In this week’s Farmer’s Diary, lambing 2021 has kicked off on Clodagh Hughes’ sheep farm with the arrival of multiple sets of twins and quads.
Well, it really kicked off since last week, folks! I think I may have had 8 hours sleep, all week, that is!
I had a ewe successfully lamb quads on Tuesday morning; then another came along with twins and a lovely single to round up the day.
Wednesday was quiet, and this gave me a chance to tend to the extra lambs because it would be extremely difficult, and rare, for a ewe to rear four lambs.
Furthermore, I discovered that this ewe is blind in one teat, meaning she only has milk in one half of her udder and, at best, will be only fit to rear one lamb.
Things got even worse a few days later when I noticed her looking a bit ‘off’. I was so disappointed to discover that she has mastitis and may not even be able to rear her remaining lamb.
I am treating her with antibiotics and an anti-inflammatory for a few days in the hope she will recover.
So, where were we? Wednesday passed okay; Thursday also passed without much action so, I caught up on some boring house chores and, more importantly, some sleep.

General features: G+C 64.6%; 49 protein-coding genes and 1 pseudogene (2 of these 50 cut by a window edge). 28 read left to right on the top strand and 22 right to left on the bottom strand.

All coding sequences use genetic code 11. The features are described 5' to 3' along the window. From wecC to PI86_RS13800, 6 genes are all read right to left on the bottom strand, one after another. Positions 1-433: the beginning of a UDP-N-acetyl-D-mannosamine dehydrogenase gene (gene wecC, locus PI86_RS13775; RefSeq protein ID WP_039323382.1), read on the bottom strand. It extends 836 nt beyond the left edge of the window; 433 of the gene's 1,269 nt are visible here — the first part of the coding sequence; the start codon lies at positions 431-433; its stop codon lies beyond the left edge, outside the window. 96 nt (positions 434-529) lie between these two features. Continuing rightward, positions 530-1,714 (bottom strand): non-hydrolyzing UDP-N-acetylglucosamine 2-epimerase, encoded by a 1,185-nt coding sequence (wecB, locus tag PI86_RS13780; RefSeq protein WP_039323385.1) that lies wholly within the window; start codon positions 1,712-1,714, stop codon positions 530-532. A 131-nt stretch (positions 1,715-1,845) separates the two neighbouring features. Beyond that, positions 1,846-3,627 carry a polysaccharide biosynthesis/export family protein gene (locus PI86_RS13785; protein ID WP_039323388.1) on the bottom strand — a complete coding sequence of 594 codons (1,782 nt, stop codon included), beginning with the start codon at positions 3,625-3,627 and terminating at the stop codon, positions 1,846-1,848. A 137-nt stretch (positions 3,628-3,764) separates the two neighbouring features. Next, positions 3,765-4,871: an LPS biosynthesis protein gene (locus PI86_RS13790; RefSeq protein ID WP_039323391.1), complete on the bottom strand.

Early Friday morning and a fine set of twin ram lambs were born. This ewe is a great mother with lots of milk so, I am happy she will rear these two herself.
Now, in case you think the lambs just pop out and straight away they’re up on their feet looking to feed…you would be very much mistaken.
Although this is often the case, and boy are we happy when it is, oftentimes, as a shepherd, you need to intervene at some stage during the whole lambing process.
It may be to assist with a difficult lambing, to ensure the new-borns get the most important feed of their lives, the beestings/colostrum, or simply to make sure the ewe does not lie on them if she is lambing more than one.
Unfortunately, it happens and can be prevented by providing adequate-sized pens, so the ewe has plenty of room to move about.
The biggest part of my job at this time is to guarantee each lamb gets its first feed, is dried off thoroughly and has access to a heat source if it is anyway weak. This will help prevent hypothermia and could save a wee woolly life.
It is well documented that if a lamb survives its first 24 hours, then it has a very good chance of reaching its full potential.
Sheep farming – more arrivals
The weekend saw the arrival of another set of quads and a set of twins. Monday took out altogether; I went down to the shed at 1:15 am, and I do not remember leaving…nine lambs were born before 10 o’clock, and that was only three ewes!
It’s now Tuesday, and as I write here, I have two wee ‘houseguests’; a tiny lamb who was very weak at birth but who is now flying and another wee guy who also needs some TLC.
Now I need food! Bye.
You can read more of Clodagh’s sheep farming diary entries by clicking here.